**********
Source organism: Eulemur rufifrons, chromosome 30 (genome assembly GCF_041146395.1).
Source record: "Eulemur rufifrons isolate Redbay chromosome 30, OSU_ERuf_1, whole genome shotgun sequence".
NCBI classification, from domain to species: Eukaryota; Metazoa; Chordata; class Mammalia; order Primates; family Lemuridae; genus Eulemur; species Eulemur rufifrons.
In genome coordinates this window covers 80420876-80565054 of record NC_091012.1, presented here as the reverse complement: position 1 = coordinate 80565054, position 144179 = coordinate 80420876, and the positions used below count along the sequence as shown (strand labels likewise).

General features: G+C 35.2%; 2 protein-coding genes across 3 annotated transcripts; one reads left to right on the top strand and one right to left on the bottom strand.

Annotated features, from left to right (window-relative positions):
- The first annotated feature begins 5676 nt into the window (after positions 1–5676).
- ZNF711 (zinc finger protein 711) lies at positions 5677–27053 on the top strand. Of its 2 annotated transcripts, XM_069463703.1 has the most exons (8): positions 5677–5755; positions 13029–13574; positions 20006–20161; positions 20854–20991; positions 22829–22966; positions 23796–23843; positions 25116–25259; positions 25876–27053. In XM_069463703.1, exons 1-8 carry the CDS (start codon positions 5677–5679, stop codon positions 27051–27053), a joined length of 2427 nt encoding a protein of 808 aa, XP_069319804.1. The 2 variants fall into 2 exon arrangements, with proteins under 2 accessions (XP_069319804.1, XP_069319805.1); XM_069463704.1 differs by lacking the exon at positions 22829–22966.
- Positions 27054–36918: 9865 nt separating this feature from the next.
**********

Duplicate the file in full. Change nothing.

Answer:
Source organism: Eulemur rufifrons, chromosome 30 (genome assembly GCF_041146395.1).
Source record: "Eulemur rufifrons isolate Redbay chromosome 30, OSU_ERuf_1, whole genome shotgun sequence".
NCBI classification, from domain to species: Eukaryota; Metazoa; Chordata; class Mammalia; order Primates; family Lemuridae; genus Eulemur; species Eulemur rufifrons.
In genome coordinates this window covers 80420876-80565054 of record NC_091012.1, presented here as the reverse complement: position 1 = coordinate 80565054, position 144179 = coordinate 80420876, and the positions used below count along the sequence as shown (strand labels likewise).

General features: G+C 35.2%; 2 protein-coding genes across 3 annotated transcripts; one reads left to right on the top strand and one right to left on the bottom strand.

Annotated features, from left to right (window-relative positions):
- The first annotated feature begins 5676 nt into the window (after positions 1–5676).
- ZNF711 (zinc finger protein 711) lies at positions 5677–27053 on the top strand. Of its 2 annotated transcripts, XM_069463703.1 has the most exons (8): positions 5677–5755; positions 13029–13574; positions 20006–20161; positions 20854–20991; positions 22829–22966; positions 23796–23843; positions 25116–25259; positions 25876–27053. In XM_069463703.1, exons 1-8 carry the CDS (start codon positions 5677–5679, stop codon positions 27051–27053), a joined length of 2427 nt encoding a protein of 808 aa, XP_069319804.1. The 2 variants fall into 2 exon arrangements, with proteins under 2 accessions (XP_069319804.1, XP_069319805.1); XM_069463704.1 differs by lacking the exon at positions 22829–22966.
- Positions 27054–36918: 9865 nt separating this feature from the next.